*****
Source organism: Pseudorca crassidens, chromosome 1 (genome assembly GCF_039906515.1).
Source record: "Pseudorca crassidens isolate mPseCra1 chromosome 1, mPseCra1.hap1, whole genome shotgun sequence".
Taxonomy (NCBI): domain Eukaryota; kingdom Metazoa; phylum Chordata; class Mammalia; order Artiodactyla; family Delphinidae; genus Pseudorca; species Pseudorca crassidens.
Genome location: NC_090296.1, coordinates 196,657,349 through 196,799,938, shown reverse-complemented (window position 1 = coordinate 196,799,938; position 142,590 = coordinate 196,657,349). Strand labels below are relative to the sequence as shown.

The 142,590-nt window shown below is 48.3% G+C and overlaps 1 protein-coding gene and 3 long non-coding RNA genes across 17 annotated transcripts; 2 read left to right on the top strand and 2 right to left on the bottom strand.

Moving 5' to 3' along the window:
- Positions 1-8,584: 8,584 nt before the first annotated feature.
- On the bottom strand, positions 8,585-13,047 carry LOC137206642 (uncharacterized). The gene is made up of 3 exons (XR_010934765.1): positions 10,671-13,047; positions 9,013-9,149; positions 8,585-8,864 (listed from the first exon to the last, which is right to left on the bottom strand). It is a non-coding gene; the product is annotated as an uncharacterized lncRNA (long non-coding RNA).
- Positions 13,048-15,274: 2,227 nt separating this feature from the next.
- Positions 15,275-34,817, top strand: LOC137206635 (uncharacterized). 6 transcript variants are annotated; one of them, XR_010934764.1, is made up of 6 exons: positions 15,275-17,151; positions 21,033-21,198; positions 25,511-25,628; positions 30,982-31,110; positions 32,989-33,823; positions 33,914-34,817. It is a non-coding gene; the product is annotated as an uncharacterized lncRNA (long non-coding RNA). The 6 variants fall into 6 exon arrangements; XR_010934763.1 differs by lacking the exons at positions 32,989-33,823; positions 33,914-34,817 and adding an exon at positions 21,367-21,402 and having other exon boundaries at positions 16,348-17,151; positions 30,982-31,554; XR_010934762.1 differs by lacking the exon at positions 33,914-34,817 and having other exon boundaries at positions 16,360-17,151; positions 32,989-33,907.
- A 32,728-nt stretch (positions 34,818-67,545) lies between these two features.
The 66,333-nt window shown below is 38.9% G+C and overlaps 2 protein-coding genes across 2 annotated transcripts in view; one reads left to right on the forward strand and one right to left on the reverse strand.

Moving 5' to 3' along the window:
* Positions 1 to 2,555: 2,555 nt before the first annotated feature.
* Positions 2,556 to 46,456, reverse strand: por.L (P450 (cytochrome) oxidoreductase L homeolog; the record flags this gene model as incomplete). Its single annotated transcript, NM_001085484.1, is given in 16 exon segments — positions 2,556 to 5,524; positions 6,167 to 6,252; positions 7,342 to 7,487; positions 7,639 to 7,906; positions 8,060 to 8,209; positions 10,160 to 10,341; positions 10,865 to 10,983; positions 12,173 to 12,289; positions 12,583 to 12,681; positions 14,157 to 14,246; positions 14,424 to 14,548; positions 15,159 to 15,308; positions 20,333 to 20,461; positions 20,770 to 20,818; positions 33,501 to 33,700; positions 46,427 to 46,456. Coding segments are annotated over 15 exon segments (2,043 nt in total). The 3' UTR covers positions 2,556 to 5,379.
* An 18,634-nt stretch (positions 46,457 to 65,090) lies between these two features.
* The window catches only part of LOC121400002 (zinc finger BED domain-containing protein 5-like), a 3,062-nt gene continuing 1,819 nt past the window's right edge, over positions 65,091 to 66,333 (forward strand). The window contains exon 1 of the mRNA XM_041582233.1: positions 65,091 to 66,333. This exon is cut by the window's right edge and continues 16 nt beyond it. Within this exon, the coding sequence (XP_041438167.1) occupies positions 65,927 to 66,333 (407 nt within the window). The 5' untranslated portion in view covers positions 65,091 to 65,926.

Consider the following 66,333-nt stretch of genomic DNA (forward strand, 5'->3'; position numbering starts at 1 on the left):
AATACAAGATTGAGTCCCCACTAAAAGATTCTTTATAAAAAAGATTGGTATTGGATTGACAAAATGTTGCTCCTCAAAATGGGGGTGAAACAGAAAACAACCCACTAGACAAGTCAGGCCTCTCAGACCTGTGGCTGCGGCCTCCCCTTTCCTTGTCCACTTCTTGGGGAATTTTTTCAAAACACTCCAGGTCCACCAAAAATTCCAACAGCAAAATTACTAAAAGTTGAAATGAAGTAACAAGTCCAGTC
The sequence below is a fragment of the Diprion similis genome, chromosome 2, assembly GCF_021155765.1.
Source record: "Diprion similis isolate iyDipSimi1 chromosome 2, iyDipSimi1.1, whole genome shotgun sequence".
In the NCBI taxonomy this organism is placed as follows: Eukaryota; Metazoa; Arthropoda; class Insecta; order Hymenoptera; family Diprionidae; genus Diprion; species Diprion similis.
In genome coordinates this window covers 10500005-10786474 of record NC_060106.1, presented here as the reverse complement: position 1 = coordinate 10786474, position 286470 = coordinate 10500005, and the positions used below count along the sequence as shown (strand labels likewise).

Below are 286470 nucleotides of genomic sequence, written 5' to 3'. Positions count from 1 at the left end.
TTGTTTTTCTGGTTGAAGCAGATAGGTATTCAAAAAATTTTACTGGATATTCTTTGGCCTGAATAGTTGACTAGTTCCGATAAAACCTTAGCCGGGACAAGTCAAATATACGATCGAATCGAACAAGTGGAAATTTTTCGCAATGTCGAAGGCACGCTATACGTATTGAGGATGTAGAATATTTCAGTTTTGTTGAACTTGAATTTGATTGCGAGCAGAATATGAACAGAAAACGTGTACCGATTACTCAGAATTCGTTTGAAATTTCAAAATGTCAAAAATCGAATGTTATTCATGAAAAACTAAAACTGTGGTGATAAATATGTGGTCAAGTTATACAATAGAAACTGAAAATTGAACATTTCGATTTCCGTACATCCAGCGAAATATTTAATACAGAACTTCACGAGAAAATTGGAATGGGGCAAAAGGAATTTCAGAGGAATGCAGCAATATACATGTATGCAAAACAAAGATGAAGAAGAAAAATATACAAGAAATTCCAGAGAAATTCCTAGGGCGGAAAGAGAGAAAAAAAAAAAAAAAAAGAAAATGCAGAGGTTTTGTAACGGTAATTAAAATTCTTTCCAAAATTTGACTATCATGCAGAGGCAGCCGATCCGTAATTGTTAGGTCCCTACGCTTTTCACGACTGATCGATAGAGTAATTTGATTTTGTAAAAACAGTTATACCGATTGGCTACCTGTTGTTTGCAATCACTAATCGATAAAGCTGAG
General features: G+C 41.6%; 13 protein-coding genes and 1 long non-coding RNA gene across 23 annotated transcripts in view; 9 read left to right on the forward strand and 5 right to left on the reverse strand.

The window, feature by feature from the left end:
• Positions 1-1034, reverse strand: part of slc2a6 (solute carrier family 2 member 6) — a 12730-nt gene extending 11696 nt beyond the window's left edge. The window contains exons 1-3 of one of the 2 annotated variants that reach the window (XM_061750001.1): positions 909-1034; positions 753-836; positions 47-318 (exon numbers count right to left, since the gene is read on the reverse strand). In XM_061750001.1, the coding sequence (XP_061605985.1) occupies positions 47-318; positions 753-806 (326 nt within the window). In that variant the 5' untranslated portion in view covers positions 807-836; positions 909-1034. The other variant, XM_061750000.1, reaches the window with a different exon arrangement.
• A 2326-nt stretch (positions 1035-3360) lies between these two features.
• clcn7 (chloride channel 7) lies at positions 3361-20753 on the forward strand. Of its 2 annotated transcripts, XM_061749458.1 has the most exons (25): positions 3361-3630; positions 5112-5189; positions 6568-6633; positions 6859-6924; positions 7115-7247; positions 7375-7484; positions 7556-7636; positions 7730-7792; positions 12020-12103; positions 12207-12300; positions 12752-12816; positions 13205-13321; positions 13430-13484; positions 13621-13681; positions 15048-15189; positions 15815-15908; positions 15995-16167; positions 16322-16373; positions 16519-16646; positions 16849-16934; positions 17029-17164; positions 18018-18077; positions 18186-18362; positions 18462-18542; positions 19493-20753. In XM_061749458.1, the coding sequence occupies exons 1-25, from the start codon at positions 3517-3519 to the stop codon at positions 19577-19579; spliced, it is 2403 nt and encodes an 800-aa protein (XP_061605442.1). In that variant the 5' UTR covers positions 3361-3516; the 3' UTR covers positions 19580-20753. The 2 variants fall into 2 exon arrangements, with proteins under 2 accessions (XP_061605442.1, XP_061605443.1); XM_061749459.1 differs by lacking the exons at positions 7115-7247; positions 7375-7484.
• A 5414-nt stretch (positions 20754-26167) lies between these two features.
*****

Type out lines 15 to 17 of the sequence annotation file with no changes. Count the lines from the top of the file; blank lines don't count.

* Positions 2,556 to 46,456, reverse strand: por.L (P450 (cytochrome) oxidoreductase L homeolog; the record flags this gene model as incomplete). Its single annotated transcript, NM_001085484.1, is given in 16 exon segments — positions 2,556 to 5,524; positions 6,167 to 6,252; positions 7,342 to 7,487; positions 7,639 to 7,906; positions 8,060 to 8,209; positions 10,160 to 10,341; positions 10,865 to 10,983; positions 12,173 to 12,289; positions 12,583 to 12,681; positions 14,157 to 14,246; positions 14,424 to 14,548; positions 15,159 to 15,308; positions 20,333 to 20,461; positions 20,770 to 20,818; positions 33,501 to 33,700; positions 46,427 to 46,456. Coding segments are annotated over 15 exon segments (2,043 nt in total). The 3' UTR covers positions 2,556 to 5,379.
* An 18,634-nt stretch (positions 46,457 to 65,090) lies between these two features.
* The window catches only part of LOC121400002 (zinc finger BED domain-containing protein 5-like), a 3,062-nt gene continuing 1,819 nt past the window's right edge, over positions 65,091 to 66,333 (forward strand). The window contains exon 1 of the mRNA XM_041582233.1: positions 65,091 to 66,333. This exon is cut by the window's right edge and continues 16 nt beyond it. Within this exon, the coding sequence (XP_041438167.1) occupies positions 65,927 to 66,333 (407 nt within the window). The 5' untranslated portion in view covers positions 65,091 to 65,926.